State v. Syvertson

Decision Date13 July 1999
Docket NumberNo. 980027.,980027.
Citation1999 ND 134,597 N.W.2d 652
PartiesSTATE of North Dakota, Plaintiff and Appellee, v. Charles E. SYVERTSON, Defendant and Appellant.
CourtNorth Dakota Supreme Court

Wade Lykken Webb, Assistant State's Attorney, Fargo, for plaintiff and appellee.

Charles E. Syvertson, Bismarck, pro se.

Joe A. Johnson, Fargo, submitted brief for defendant and appellant.

MARING, Justice.

[¶ 1] Charles E. Syvertson appealed from a criminal judgment entered on a jury verdict finding him guilty of two class B felony counts of gross sexual imposition in violation of N.D.C.C. § 12.1-20-03. We conclude the trial court did not err in refusing to suppress Syvertson's confession, Syvertson failed to show any prejudice resulting from the disclosure of the prosecution's sealed notice of intent to have Syvertson, if convicted, sentenced as a dangerous special or habitual offender, and any error the trial court committed in admitting parts of Syvertson's pretrial psychiatric evaluation at the sentencing hearing was harmless beyond a reasonable doubt. We affirm.


[¶ 2] On May 17, 1997, Syvertson was arrested and jailed in Wahpeton on charges unrelated to this appeal. On May 19, 1997, Sergeant Don Hukee of the Wahpeton Police Department interviewed Syvertson about the pending charges against him and pictures of children found in Syvertson's car. Syvertson was brought from his cell in the Richland County Jail to Hukee's office for the interview. Hukee did not inform Syvertson of his Miranda rights1 at any time during this first interview.

[¶ 3] While Syvertson was being held in the Richland County Jail, Syvertson's daughter met with a social worker in Minnesota and told her Syvertson had touched her sexually in Fargo about three years earlier when she was seven years old. The social worker, who handled intake assessments to determine the merits of child abuse allegations, forwarded a report to the Wahpeton Police Department. As a result of the report, Syvertson, while in jail, was also served with a restraining order to stay away from his daughter.

[¶ 4] About 4 a.m. on May 22, 1997, Syvertson gave a jail guard two notes and asked that he give them to the officer who arrested him. Later that day, Hukee received Syvertson's notes from another police officer. One of the notes gave police permission to retrieve items from the trunk of Syvertson's car. The other note said:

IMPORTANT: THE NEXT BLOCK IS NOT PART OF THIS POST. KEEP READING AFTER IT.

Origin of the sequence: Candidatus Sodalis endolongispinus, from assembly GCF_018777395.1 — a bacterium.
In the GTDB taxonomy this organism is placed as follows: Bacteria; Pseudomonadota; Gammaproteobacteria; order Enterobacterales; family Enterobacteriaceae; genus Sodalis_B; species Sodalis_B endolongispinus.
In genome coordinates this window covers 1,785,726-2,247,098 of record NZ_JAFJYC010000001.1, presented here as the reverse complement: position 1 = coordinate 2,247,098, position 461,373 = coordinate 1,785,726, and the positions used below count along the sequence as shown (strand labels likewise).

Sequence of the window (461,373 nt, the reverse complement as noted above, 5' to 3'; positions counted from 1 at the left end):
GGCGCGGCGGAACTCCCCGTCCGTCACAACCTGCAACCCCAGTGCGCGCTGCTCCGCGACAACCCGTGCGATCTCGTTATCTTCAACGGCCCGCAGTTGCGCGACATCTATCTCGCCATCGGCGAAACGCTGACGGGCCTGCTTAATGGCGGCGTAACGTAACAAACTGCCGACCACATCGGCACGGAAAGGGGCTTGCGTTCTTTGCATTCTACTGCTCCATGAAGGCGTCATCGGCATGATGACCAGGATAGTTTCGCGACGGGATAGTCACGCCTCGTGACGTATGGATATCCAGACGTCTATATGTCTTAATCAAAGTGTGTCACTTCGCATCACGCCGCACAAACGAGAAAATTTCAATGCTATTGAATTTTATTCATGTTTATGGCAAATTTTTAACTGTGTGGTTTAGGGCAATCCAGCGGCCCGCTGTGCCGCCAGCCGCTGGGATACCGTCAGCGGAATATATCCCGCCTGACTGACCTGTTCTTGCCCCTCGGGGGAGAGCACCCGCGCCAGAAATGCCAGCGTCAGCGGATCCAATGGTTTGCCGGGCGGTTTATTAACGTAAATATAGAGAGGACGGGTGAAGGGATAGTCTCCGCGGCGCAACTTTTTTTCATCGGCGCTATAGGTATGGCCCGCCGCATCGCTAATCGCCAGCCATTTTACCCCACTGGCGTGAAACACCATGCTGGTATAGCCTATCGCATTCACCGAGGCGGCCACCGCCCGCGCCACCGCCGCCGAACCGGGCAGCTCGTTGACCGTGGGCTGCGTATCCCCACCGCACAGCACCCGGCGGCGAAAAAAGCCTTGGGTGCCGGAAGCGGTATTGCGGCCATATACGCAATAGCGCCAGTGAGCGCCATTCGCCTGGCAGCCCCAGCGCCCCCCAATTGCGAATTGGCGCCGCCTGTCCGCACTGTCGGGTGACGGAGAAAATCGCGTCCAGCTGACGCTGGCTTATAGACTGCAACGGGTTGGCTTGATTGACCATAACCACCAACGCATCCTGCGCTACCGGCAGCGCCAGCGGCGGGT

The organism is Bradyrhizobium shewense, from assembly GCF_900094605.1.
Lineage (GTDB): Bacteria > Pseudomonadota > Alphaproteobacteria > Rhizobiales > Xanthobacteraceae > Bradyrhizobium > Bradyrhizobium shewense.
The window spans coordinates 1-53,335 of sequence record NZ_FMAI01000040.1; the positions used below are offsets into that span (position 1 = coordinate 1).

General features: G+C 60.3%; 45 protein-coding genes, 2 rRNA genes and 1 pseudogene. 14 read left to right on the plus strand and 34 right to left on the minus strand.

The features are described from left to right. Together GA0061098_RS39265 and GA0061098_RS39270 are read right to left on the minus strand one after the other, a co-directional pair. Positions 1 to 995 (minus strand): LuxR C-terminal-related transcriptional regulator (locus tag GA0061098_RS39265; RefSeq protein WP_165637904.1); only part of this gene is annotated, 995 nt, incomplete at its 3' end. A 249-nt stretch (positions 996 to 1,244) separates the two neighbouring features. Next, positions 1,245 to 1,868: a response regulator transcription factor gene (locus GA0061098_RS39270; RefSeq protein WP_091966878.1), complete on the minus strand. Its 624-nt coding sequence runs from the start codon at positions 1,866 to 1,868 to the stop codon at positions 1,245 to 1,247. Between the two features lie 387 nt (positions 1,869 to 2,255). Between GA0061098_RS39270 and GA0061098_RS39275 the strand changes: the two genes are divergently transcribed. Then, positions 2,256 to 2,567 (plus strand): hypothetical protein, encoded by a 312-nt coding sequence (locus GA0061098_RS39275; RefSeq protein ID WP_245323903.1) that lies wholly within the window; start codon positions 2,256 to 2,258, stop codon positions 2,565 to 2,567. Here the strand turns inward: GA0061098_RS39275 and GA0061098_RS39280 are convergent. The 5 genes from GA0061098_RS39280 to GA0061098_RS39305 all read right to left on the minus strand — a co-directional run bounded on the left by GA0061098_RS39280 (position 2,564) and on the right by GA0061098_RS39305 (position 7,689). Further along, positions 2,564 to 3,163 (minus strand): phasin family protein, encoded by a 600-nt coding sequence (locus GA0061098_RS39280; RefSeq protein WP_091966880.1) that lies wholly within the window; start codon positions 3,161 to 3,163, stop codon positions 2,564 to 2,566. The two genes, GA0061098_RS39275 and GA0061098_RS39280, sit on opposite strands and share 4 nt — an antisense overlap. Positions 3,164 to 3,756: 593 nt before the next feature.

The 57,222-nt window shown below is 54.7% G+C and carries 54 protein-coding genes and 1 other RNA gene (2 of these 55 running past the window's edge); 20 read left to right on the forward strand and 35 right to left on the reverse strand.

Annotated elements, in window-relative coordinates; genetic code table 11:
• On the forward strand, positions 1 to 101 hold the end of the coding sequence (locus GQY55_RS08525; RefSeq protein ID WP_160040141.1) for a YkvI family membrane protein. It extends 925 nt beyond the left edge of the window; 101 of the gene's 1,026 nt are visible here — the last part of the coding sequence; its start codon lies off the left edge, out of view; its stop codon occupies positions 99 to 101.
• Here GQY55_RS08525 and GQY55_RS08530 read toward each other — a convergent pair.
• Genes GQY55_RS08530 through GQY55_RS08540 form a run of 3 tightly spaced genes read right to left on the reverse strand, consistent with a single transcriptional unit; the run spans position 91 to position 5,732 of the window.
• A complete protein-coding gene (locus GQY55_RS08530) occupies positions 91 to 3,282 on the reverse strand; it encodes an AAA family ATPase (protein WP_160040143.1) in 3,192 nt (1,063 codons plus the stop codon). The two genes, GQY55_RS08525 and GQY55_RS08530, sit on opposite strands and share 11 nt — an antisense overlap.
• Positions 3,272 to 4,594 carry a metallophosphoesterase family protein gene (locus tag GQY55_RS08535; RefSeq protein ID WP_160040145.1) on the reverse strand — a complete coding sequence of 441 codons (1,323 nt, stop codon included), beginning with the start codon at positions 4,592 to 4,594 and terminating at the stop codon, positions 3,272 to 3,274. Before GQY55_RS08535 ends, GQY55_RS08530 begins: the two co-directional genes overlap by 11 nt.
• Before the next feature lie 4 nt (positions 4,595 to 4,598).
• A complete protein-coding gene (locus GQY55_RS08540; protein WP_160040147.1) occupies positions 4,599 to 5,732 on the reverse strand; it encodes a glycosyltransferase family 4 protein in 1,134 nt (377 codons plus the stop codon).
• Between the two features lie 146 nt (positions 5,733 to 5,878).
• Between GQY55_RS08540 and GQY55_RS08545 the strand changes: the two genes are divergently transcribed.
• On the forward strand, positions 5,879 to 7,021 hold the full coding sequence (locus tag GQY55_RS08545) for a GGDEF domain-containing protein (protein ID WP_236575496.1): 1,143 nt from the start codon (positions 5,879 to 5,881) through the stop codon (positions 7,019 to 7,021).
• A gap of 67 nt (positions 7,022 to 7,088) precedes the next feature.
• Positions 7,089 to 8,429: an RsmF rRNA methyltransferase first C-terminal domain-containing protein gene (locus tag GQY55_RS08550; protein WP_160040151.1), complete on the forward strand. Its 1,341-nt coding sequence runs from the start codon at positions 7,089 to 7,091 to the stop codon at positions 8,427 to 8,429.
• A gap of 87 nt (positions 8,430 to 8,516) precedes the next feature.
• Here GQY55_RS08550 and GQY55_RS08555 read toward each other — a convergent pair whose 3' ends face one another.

To: Cass County States Attorney
My daughter accused me of melosting (sic) her in the year of 1993 and I would like to let it be known that she was telling the truth. The incident occured (sic) in Fargo N.D. and no such incident has happend (sic) since. Dated this 21 May 1998(sic).
Charles E. Syvertson

[¶ 5] After receiving the notes, Hukee conducted a second interview with Syvertson in his office. Near the beginning of this interview, Hukee informed Syvertson of his Miranda rights and Syvertson responded that he understood them. During this interview, Hukee repeatedly encouraged Syvertson to confess to the molestation of his daughter, assured him he was not interested in arresting him, and was only interested in helping him and his daughter. Syvertson confessed in detail to molesting his daughter. The confession was videotaped.

[¶ 6] In July 1997, Syvertson was charged in Cass County with two counts of gross sexual imposition. The information alleged Syvertson had sexual contact with his daughter by placing his hand or fingers in her vaginal area on two occasions about one month apart in late 1993 or early 1994.

[¶ 7] Shortly after being charged, Syvertson, through court-appointed defense counsel, requested a psychological examination under N.D.C.C. §§ 12.1-04-06 and 12.1-04.1-02. The trial court granted the motion. The order of commitment to the State Hospital specified the purpose of the examination was to determine:

1) Defendant's fitness to proceed and assist in his own defense;
2) Whether Defendant lacks the substantial capacity to comprehend the harmful nature or consequences of the alleged conduct with which he is charged;
3) Whether the alleged conduct with which Defendant is charged is the result of a loss or serious distortion of the Defendant's capacity to recognize reality.

[¶ 8] In the report of the psychiatric evaluation, the doctor concluded Syvertson was fit to proceed and assist in his own defense, did not lack substantial capacity to comprehend the harmful nature of his acts, and the alleged conduct was not the result of a loss or serious distortion of his ability to recognize reality. The doctor said "[i]t is our feeling that his behavior is a result of a sexual deviation best labeled as pedophilia and that the patient should be considered quite dangerous and capable of being quite aggressive." The doctor also said "[w]e could find no evidence of any thought disorder but clear evidence of a lot of sexual pre-occupation, difficulty dealing with anger and broad underlying destructive and aggressive impulses that make this individual quite frightening."